Great rendition of USMLE's favorite junctions/adhesions

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Cell junctions consist of protein complexes and provide contact between neighboring cells, between a cell and the extracellular matrix. Human cells (and most vertebrate cells in general) have tight junctions, adherens junctions (zonula/fascia) and gap junctions. The molecules responsible for creating cell junctions include various cell adhesion molecules.

ZONULA OCCLUDENS ("tight junctions"): closely associated areas of two cells whose membranes join together forming a virtual impermeable barrier to fluid. Composed of a branching network of sealing strands, each strand acting independently from the others. Therefore, the efficiency of the junction in preventing ion passage increases exponentially with the number of strands. Each strand is formed from a row of transmembrane proteins embedded in both plasma membranes

Although more proteins are present, the major types are the claudins and the occludins. These associate with different peripheral membrane proteins located on the intracellular side of plasma membrane which anchor the strands to the actin cytoskeleton. Thus, tight junctions join together the cytoskeletons of adjacent cells.


  • Hold cells together.
  • Block the movement of integral membrane proteins between the apical and basolateral surfaces of the cell (allowing the specialized functions of each end of the cell).
  • Prevent the passage of molecules and ions through the space between cells.
ZONULA ADHERENS ("belt junctions"): protein complexes that occur at cell-cell junctions in epithelial tissues encircling the cell comprised of 3 major proteins: cadherin + alpha-catenin + beta-catenin

Function: Adherens junctions may serve as a regulatory module to maintain the actin contractile ring.

MACULA ADHERENS (desmosomes and hemi-desmosomes; "spot junctions"): spot-like adhesions randomly arranged on the lateral sides of plasma membranes. Molecular complexes of cell adhesion proteins (e.g., desmosome, desmoglein and desmocollin = cadherin protein family) and linking proteins that attach the cell surface adhesion proteins to intracellular keratin (cytokeratin) or desmin filaments.

Function: They help to resist shearing forces and are found in simple and stratified squamous epithelium. Desmosomes are also found in muscle tissue where they bind muscles cells to one another.

Blistering (bullous) diseases: If the desmosomes connecting adjacent epithelial cells of the skin are not functioning correctly, layers of the skin can pull apart and allow abnormal movements of fluid within the skin, resulting in blisters and other tissue damage. Blistering diseases such as pemphigus vulgaris can be due to genetic defects in desmosomal proteins or due to an autoimmune response. These patients are often found to have antibodies that bind to the desmosomal cadherins and disrupt the desmosomes.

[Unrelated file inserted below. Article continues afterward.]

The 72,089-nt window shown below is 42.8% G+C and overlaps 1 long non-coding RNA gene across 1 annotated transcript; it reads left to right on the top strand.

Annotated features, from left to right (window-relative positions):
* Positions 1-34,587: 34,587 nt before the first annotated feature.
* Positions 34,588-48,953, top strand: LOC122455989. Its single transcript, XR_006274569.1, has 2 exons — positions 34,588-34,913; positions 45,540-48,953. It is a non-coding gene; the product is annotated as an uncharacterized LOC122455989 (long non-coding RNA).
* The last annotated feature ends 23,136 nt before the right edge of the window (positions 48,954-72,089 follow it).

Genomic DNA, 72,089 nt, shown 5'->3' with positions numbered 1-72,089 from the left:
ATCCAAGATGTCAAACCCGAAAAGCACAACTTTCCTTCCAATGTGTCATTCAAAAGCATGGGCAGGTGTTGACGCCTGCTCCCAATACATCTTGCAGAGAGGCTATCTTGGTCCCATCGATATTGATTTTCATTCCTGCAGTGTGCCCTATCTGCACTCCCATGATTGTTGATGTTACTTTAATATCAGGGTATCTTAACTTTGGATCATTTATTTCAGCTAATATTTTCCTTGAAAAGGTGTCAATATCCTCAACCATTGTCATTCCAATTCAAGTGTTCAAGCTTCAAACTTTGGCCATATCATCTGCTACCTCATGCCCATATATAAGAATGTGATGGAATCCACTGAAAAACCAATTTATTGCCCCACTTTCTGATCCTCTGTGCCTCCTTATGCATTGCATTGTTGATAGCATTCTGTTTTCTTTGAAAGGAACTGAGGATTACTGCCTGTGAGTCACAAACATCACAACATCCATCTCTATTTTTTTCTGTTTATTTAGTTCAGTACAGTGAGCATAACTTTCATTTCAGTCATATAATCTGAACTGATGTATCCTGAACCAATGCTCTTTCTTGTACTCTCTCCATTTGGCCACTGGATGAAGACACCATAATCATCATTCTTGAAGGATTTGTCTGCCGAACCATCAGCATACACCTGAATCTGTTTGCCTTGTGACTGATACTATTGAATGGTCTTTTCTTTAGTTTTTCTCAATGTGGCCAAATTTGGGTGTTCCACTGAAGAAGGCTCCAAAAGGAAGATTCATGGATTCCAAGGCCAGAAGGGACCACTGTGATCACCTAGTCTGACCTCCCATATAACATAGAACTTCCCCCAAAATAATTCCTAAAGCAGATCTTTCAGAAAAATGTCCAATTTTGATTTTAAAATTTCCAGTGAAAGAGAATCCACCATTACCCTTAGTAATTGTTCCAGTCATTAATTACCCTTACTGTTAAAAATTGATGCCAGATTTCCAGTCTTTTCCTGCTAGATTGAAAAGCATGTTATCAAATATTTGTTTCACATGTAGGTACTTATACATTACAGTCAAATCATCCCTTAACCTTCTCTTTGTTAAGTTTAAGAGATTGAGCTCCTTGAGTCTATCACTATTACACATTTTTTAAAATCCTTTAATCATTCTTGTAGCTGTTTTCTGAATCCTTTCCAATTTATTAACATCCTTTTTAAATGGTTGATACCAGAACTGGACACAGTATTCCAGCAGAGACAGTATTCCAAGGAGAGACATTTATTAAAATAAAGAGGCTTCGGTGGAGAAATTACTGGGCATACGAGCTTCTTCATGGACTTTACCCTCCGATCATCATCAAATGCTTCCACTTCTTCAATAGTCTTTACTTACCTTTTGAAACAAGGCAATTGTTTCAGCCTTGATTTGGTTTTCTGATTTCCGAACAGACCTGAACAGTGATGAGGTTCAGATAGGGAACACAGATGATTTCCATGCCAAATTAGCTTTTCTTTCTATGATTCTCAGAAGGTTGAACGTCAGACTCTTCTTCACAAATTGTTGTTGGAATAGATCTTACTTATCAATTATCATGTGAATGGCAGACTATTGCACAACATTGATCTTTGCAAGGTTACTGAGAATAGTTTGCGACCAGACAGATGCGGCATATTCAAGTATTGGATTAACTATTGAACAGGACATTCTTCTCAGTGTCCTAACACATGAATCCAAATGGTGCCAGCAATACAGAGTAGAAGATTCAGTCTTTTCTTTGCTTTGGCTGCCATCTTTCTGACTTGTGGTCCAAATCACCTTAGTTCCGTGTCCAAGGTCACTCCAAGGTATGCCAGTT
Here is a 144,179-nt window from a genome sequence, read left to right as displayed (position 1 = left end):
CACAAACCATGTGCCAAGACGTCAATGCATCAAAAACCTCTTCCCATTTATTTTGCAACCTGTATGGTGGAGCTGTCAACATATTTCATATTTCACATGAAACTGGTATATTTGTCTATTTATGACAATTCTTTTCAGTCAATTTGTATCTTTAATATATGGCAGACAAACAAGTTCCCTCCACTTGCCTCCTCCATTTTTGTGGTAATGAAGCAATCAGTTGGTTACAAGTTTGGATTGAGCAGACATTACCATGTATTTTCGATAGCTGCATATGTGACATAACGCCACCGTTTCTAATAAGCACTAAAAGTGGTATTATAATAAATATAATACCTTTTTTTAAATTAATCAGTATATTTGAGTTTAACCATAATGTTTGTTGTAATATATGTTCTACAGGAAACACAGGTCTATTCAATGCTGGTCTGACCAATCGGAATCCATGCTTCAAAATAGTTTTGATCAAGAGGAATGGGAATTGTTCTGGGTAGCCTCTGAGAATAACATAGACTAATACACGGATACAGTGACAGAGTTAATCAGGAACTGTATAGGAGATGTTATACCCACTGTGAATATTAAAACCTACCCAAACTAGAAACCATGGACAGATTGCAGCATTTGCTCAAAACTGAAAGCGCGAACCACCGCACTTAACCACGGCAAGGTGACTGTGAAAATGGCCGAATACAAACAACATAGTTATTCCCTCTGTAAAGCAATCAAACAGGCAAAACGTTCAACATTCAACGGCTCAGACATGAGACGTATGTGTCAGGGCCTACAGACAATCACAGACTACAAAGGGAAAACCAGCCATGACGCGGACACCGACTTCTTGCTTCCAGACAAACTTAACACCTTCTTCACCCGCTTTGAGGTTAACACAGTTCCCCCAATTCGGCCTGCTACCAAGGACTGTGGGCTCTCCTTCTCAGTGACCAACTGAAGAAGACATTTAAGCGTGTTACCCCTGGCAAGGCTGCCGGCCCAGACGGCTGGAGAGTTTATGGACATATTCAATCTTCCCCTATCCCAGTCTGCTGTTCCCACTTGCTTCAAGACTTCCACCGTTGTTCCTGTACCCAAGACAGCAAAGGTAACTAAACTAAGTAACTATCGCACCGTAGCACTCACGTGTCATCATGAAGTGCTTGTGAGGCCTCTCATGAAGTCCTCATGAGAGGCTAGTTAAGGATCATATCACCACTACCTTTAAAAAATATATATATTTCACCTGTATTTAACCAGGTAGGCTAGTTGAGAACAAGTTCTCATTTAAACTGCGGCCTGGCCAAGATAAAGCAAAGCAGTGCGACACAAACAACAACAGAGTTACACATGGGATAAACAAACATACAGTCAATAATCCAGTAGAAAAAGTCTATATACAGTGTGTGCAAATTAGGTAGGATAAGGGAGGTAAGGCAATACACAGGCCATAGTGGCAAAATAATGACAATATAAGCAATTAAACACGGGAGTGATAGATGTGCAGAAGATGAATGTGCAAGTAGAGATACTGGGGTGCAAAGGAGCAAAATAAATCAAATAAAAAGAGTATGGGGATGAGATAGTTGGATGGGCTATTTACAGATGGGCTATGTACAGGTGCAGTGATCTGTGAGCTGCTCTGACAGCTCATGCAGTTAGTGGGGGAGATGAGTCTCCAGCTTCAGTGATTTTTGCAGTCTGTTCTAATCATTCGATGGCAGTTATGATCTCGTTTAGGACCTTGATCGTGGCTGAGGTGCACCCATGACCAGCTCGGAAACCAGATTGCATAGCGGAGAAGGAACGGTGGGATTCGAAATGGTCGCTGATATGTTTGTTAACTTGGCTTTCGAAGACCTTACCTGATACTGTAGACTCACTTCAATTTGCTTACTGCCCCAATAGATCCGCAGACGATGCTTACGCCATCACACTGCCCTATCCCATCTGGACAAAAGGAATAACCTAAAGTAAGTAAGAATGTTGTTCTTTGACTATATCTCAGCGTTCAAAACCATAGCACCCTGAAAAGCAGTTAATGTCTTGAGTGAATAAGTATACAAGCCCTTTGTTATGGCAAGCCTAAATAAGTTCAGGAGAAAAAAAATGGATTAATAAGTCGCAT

Gap Junctions (nexus): protein complex (connexon) forming a transmembrane hemipore connected to a connexon (second, associated hemipore) in an adjacent cell. Provides a continuous channel between the two cells. At a gap junction, the intercellular space narrows from 25nm to 3nm and unit connexons (hemipores) in the membrane of each cell are attached to connexons (hemipores) another.

Function: Ion transport; cell-to-cell communication; synchronization of cellular activity within a tissue (e.g., cardiac muscle, pancreatic islets, etc.) Gap junctions between skin keratinocytes function in synchronizing proliferation and differentiation. Most astrocyte populations and some neuron populations in the CNS are interconnected by gap junctions, again to synchronize their activity(ies).

An intercalated disc is an undulating double membrane separating adjacent cells in cardiac muscle fibers. Intercalated discs support synchronized contraction of cardiac tissue.

An intercalated disk is comprised of three types of membrane junctions:
  • Fascia adherens are anchoring sites for actin, and connects to the closest sarcomere.
  • Macula adherens stop separation during contraction by binding intermediate filaments joining the cells together also called a desmosome.
  • Gap junctions allow action potentials to spread between cardiac cells by permitting the passage of ions between cells, producing depolarization of the heart muscle.

Epithelium (attaches to)
GI EPI- Zonula occludens (none/actin?), zonula occludens (actin), macula adherens (cytokeratin)
Cardiac myocytes- fascia adherens (actin thin filaments), macula adherens (desmin) also has gap junctions

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